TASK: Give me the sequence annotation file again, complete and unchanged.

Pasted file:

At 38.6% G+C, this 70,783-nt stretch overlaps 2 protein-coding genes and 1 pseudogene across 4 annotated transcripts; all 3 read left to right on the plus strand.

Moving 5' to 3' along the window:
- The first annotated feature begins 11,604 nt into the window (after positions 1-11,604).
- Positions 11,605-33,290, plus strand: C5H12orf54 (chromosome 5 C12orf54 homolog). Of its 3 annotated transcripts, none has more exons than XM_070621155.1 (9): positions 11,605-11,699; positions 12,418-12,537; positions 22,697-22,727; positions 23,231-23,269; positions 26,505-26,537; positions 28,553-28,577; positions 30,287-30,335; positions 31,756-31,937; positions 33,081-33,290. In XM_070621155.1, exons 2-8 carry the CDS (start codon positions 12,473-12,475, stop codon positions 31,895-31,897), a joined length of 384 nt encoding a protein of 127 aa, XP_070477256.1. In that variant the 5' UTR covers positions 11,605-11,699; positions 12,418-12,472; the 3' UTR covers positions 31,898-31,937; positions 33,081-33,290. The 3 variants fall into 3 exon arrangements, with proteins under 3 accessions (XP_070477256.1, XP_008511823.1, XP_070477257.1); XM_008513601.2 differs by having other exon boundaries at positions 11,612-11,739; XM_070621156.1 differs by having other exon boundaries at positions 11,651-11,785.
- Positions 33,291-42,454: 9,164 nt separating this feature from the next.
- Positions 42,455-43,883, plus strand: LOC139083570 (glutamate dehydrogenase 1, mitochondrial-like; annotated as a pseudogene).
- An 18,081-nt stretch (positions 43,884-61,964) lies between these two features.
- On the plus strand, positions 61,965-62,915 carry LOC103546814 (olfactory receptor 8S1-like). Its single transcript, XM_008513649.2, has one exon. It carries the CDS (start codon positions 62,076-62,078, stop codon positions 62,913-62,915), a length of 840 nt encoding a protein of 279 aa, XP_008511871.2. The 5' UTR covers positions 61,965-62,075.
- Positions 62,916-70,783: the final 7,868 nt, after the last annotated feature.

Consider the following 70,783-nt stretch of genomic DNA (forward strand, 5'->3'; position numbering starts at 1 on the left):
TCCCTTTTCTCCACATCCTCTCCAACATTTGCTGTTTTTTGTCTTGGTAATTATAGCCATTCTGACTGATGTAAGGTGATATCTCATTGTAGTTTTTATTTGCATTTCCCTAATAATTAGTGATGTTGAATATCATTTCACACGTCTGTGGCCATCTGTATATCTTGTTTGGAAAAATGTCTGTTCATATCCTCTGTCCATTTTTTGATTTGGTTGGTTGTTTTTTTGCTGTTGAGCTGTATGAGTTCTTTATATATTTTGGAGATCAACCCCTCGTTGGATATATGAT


At 38.6% G+C, this 70,783-nt stretch overlaps 2 protein-coding genes and 1 pseudogene across 4 annotated transcripts; all 3 read left to right on the plus strand.

Moving 5' to 3' along the window:
- The first annotated feature begins 11,604 nt into the window (after positions 1-11,604).
- Positions 11,605-33,290, plus strand: C5H12orf54 (chromosome 5 C12orf54 homolog). Of its 3 annotated transcripts, none has more exons than XM_070621155.1 (9): positions 11,605-11,699; positions 12,418-12,537; positions 22,697-22,727; positions 23,231-23,269; positions 26,505-26,537; positions 28,553-28,577; positions 30,287-30,335; positions 31,756-31,937; positions 33,081-33,290. In XM_070621155.1, exons 2-8 carry the CDS (start codon positions 12,473-12,475, stop codon positions 31,895-31,897), a joined length of 384 nt encoding a protein of 127 aa, XP_070477256.1. In that variant the 5' UTR covers positions 11,605-11,699; positions 12,418-12,472; the 3' UTR covers positions 31,898-31,937; positions 33,081-33,290. The 3 variants fall into 3 exon arrangements, with proteins under 3 accessions (XP_070477256.1, XP_008511823.1, XP_070477257.1); XM_008513601.2 differs by having other exon boundaries at positions 11,612-11,739; XM_070621156.1 differs by having other exon boundaries at positions 11,651-11,785.
- Positions 33,291-42,454: 9,164 nt separating this feature from the next.
- Positions 42,455-43,883, plus strand: LOC139083570 (glutamate dehydrogenase 1, mitochondrial-like; annotated as a pseudogene).
- An 18,081-nt stretch (positions 43,884-61,964) lies between these two features.
- On the plus strand, positions 61,965-62,915 carry LOC103546814 (olfactory receptor 8S1-like). Its single transcript, XM_008513649.2, has one exon. It carries the CDS (start codon positions 62,076-62,078, stop codon positions 62,913-62,915), a length of 840 nt encoding a protein of 279 aa, XP_008511871.2. The 5' UTR covers positions 61,965-62,075.
- Positions 62,916-70,783: the final 7,868 nt, after the last annotated feature.

Consider the following 70,783-nt stretch of genomic DNA (forward strand, 5'->3'; position numbering starts at 1 on the left):
TCCCTTTTCTCCACATCCTCTCCAACATTTGCTGTTTTTTGTCTTGGTAATTATAGCCATTCTGACTGATGTAAGGTGATATCTCATTGTAGTTTTTATTTGCATTTCCCTAATAATTAGTGATGTTGAATATCATTTCACACGTCTGTGGCCATCTGTATATCTTGTTTGGAAAAATGTCTGTTCATATCCTCTGTCCATTTTTTGATTTGGTTGGTTGTTTTTTTGCTGTTGAGCTGTATGAGTTCTTTATATATTTTGGAGATCAACCCCTCGTTGGATATATGAT